So when localities have to figure out how to come up with things the tea-baggers want to see (like cops on the streets or their roads plowed), they raise the one thing they can - property taxes - or they try to sell their land or services. Who does the land or services go to and who are they accountable to? In the Bush era, it was people like Blackwater and Haliburton for the feds, or maybe it's Scott Walker's buddy that runs a custodial service, or maybe it's former Bush Budget guy Mitch Daniels in Indiana, who sells off the state's Social Services (oops, scratch that last one) .

So in a nutshell in Wisconsin, the feds won't tax and pay their share and pass the buck to the state, who won't tax and pay their share and passes it to the locals, who raise property taxes and/or don't pay for what's needed, and the tea-baggers complain that government is dysfunctional and doesn't work. And the argument of "government doesn't work" means that there should be lower taxes and spending, which makes the feds pass the buck to the states who...and the cycle continues.

And the corporates who tell the tea-baggers what to say blame government for their property taxes and state taxes going up and not doing a good job, when it would do a better job, be more fucntional, provide better services and not need local or state taxes to go up if they didn't try to placate the corporates and cut the damn expenses at the higher levels in the first place!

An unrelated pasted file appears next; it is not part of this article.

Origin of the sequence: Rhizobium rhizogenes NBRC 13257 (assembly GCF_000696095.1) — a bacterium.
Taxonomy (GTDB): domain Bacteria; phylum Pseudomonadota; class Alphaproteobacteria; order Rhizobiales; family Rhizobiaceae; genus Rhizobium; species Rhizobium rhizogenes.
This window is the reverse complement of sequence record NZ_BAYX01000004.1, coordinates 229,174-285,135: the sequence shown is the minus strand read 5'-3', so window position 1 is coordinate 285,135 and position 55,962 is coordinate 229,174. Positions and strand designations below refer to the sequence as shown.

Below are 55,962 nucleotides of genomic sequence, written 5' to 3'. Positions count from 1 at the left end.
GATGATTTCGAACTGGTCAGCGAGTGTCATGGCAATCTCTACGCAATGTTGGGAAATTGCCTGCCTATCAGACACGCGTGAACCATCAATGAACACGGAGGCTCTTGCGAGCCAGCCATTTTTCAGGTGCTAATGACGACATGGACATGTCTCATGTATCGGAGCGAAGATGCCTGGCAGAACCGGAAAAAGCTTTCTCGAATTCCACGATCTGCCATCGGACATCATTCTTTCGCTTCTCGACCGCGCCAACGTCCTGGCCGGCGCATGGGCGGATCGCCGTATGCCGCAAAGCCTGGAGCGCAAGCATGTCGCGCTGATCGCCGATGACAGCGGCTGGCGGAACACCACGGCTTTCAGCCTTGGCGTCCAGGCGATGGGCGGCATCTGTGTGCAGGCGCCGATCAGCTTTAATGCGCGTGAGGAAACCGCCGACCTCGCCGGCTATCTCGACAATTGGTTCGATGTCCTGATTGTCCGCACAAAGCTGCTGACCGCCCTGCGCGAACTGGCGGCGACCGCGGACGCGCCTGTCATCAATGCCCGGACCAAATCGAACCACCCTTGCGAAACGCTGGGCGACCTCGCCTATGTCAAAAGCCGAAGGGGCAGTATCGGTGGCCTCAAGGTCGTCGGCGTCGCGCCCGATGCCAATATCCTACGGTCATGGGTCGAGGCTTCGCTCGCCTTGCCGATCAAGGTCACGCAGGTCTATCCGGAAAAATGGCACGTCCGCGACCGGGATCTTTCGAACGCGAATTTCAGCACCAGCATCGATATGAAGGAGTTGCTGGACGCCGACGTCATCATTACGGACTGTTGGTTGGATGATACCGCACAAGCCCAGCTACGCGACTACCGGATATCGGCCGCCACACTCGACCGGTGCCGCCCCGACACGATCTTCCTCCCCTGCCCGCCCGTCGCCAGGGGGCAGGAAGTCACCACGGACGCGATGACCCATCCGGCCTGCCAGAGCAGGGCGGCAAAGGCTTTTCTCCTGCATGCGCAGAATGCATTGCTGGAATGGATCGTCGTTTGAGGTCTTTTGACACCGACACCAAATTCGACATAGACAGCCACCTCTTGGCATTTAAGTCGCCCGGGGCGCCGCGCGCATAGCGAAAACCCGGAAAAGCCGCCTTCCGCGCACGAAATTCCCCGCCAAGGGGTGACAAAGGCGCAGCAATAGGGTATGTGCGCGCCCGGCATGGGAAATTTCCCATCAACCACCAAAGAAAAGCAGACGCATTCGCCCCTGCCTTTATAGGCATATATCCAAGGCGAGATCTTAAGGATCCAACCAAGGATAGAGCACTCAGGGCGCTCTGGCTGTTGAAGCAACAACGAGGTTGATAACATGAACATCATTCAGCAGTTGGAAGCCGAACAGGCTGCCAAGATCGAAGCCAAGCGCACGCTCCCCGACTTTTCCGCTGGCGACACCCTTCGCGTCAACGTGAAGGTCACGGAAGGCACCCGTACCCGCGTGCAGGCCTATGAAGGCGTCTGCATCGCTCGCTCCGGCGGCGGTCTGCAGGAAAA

There, now go forth and spread the good word this Christmas season!

Friday, December 11, 2009

UW-Marquette quick thought

I was thinking of a big rant on tax structures and the general idiocy of Climategate (it isn't anything except in the Angry Man Radio/ Writer world, and their yapping will only make those of us in the reality community more pissed off and willing to bring the myriads of facts). But I decided the Viagra addicts' act was starting to eat me up from the inside, and since that's what those losers want, I decided to instead do some Christmas gift wrapping, got groceries, and will try out this Point Winter brew.

I will give a few words on tomorrow's UW-Marquette tussle at the Kohl Center. Without being the kiss of death, I like the chances of UW bouncing back at home. Plus, they gave UW-GB their moment of glory for the next decade earlier this week, going with the Wisconsin Idea of having the Madison campus help all corners of the state. This is quite a bit different than the Wells Street cult of displaced FIBs and Sykesists, now isn't it?

Oh, and with that in mind:

Tom Barrett- UW undergrad, UW law.

Scott Walker - Marquette dropout.

It don't happen in a vacuum folks.

Thursday, December 3, 2009

UW 73 Evil Empire 69

BELIEVE IT!!!!! I was there, and yes, it kicked ass.

Let's face it, rooting for Duke = rooting for the Yankees = rooting for ND football = rooting for Goldman Sachs. And that's why as a decent American, it's always nice to see any of these teams go down. Even nicer when its your team doing it.